- A comparison of anti-trans arguments to anti-gay rhetoric at Fetch me my axe. Why all the stuff about trans issues? Because 1. I want it clear I do not believe that trans individuals or politics are a threat to feminism, and 2. those of us who are not anti-trans need to be vocally pro-trans.
- Nojojojo at the Angry Black Woman on POC on TV.
- Carnival against Sexual Violence 53, with links to posts on legal aspects, media, research, recovery, and other topics.
- Michelle Obama guest posts at BlogHer.
- Speaking of Obama…some dipshit produced shirts that said “Obama is my slave” is being sued by another dipshit who was surprised that black people were offended by it.
- On the lighter side, Pajiba finishes off a series on the greatest TV seasons of the last 20 years with Season 2 of The Office (US version).
Archive for the ‘Racism’ Category
I’ve been sifting through the Angry Black Woman’s archives, and I love her series on ‘Things You Need to Understand.’ It’s a collection of general principles about privilege in general and racism in particular. These general principles apply to any form of privilege.
1 - Racism
Racism = Prejudice + Power
By definition, Blacks and other minorities cannot be racist because they do not have insitutional, systemic power.
3 - Racism isn’t over - until the folks who experience it say so.
4 - White Privilege
White Privilege exists whether you know it, acknowledge it, or understand it.
Enough said, but she goes on to patiently explain and give examples. (Which is not her job as a woman of color, either).
I was all set to write a post for the Angry Black Woman’s carnival of allies, but the day slipped by me.
I could make all sorts of excuses as to why I didn’t write it in time. I was busy, I had an earwig burrowing into my brain, I was tired. Whatever.
I didn’t write about it because I don’t have to. One of the biggest privileges I have as a white person is that I don’t have to think about my privilege. I don’t have to think about it, and when I do, I get a cookie for even acknowledging that racism exists. (Note that said cookie usually comes from other white folks grappling to excuse themselves from their privilege, not from people of color.) I get lauded for saying that I have unearned privilege - general privilege as well as concrete, multiple, specific privileges.
Another symptom of privilege is that I don’t notice it until I compare it to male privilege. Although I know that, for example, women should be the ones defining what is and isn’t sexism, I get to mentally excuse racism as ‘not racist’ because it wasn’t intended that way, I don’t see it as racist, or the person complaining just needs to lighten up and take it as a joke.
Even when I don’t speak up and express those views, my silence speaks volumes. Sometimes I rationalize my silence with the fact that everyone already knows what I think, and they’re tired of hearing about it. Yet, me feeling slightly alienated at my (white) peers dismissing me and thinking that I’m still spouting off the same bullshit pales in comparison to the toll of being the subject of racism. No, really, it does.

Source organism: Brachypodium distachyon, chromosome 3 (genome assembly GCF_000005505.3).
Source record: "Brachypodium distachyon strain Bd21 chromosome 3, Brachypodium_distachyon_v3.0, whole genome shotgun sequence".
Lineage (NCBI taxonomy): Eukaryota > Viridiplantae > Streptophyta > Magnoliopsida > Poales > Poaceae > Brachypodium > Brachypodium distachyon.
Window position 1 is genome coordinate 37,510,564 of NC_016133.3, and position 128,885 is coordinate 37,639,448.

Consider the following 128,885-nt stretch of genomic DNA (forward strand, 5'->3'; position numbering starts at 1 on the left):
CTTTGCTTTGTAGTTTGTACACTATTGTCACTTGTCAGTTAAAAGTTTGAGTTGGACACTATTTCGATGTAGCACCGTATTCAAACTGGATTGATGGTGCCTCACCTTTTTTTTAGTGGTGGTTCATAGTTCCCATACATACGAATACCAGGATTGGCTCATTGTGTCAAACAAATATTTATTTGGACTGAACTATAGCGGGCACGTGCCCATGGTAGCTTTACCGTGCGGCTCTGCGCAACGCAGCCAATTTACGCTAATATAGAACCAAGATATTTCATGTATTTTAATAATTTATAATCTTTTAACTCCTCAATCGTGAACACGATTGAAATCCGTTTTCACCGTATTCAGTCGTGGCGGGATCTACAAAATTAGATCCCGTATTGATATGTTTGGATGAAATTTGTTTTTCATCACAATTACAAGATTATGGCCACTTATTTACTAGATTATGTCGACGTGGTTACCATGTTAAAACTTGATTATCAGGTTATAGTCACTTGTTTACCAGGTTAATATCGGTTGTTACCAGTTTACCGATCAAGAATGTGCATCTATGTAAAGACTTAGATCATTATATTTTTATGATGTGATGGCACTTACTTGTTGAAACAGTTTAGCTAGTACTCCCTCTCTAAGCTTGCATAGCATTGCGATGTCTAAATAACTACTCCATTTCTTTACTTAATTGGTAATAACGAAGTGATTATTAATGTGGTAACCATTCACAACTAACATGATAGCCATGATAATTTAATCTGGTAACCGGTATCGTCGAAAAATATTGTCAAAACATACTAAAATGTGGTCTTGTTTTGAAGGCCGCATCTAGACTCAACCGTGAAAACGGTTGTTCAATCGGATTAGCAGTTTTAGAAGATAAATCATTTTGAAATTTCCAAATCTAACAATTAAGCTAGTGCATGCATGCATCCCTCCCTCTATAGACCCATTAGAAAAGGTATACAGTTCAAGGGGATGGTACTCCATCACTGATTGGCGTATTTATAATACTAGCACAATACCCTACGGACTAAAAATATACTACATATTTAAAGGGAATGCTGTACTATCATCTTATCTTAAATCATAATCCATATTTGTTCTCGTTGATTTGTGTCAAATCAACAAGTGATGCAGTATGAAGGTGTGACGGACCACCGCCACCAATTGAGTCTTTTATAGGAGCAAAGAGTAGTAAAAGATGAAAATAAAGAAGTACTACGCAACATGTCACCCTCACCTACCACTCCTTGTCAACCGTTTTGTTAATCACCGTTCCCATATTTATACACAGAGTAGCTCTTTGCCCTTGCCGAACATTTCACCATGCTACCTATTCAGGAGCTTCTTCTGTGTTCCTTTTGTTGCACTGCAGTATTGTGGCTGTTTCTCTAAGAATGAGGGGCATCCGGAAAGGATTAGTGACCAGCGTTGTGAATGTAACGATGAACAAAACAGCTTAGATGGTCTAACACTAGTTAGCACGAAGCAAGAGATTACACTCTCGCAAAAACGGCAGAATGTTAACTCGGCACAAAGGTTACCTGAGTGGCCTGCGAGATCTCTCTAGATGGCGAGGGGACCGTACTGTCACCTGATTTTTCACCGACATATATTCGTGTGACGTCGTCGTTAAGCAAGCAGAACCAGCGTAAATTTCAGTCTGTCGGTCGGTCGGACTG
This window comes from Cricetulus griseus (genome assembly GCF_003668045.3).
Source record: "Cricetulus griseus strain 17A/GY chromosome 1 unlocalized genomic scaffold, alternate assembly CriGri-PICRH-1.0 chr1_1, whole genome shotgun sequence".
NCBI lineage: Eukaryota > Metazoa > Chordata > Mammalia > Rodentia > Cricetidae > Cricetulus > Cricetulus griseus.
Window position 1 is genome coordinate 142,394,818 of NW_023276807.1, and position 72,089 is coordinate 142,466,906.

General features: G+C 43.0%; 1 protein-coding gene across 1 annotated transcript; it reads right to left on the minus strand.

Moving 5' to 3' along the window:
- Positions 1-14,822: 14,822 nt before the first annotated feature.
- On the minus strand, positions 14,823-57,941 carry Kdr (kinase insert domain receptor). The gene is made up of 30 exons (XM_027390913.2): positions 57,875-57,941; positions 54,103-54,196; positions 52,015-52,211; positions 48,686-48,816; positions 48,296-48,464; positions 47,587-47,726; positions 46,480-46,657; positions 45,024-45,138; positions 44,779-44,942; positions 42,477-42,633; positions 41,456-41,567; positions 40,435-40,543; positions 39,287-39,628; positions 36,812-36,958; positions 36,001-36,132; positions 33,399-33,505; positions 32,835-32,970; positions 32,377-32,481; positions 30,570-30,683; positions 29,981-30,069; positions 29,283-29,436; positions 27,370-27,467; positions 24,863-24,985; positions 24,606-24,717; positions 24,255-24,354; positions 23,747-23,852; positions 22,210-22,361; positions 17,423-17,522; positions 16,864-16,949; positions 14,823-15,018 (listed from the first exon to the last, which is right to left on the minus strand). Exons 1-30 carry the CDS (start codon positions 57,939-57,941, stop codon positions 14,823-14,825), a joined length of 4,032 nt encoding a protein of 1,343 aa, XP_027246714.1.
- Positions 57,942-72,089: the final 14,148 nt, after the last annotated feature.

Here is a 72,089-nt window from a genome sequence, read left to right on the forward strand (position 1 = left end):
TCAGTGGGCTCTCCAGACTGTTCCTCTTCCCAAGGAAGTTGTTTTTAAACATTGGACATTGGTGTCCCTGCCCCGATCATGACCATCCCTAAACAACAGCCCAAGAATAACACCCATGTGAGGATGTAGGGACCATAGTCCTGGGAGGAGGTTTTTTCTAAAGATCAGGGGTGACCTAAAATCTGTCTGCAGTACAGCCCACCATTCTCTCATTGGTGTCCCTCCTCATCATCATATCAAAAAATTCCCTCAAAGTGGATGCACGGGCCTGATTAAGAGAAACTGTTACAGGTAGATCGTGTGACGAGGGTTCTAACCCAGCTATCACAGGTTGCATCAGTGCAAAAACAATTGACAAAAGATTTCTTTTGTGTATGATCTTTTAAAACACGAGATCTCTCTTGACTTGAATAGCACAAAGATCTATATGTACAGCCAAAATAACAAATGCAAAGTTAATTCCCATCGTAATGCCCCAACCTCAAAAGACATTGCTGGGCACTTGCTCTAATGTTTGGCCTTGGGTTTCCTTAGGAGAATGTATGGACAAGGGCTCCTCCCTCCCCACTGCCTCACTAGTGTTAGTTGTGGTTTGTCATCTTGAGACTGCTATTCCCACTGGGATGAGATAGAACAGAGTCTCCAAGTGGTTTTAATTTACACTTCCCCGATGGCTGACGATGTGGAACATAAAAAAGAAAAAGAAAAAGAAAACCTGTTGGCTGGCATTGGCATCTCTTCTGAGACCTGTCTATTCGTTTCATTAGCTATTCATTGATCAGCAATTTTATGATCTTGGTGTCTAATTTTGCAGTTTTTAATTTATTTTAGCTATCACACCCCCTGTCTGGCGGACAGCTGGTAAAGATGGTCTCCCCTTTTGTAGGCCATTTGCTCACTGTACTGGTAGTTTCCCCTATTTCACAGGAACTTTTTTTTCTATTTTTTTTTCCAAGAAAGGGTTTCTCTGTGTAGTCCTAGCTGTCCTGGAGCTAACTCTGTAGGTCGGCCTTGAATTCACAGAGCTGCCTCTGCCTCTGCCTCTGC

That’s really the point. I can choose to call out racism or not, but the rewards of said calling out are generally huge in a liberal/progressive community. I win either way. A person who is subjected to racism and has to choose whether or not to call it out loses either way: either xie is going along with racist crap - and therefore agrees with the racist crap - or xie is angry and irrational for daring to call it out.
I ask that white folks call out their own privilege because of the continuing nature of said privilege, and all the ways they have benefited. I don’t care if your ancestors didn’t own slaves, or were Irish and were treated as not white, or whatever.
You still benefit from unearned privilege. Deal with it. Do something productive with it, rather than trying to defend the completely unjust benefit that you are getting.
You get to overhear a lot of conversations on the bus, and learn some pretty personal things about your fellow riders. While the overwrought tales of interpersonal drama can be irritating, more often they are entertaining. If only I did not have to overhear crap like a conversation concerning the election between two seemingly educated, seemingly intelligent, liberal young men, wherein I learned the following:
- Rudy Giuliani shouldn’t be president because he is bald.
- John McCain is too old to be president.
- Rudy Giuliani clearly has mob ties, as he is from New York and has an Italian name.
- Although they both agree with Hillary more than Obama, they will vote for Obama because he gives them the warm fuzzies, or something.
- Obama should do something more interesting with his hair, like get dreadlocks.
For the most part, these things are just asinine (although the thing about Obama’s hair is plain offensive); it makes me very sad, however, that these are the kinds of things people are discussing concerning the election. I am not sure if this is because these two young men were particularly dim-witted, or because the election really does not bring up anything of meaning - just campaign slogans and meaningless mud-slinging. I am sure that it is fucking depressing to hear shit like this.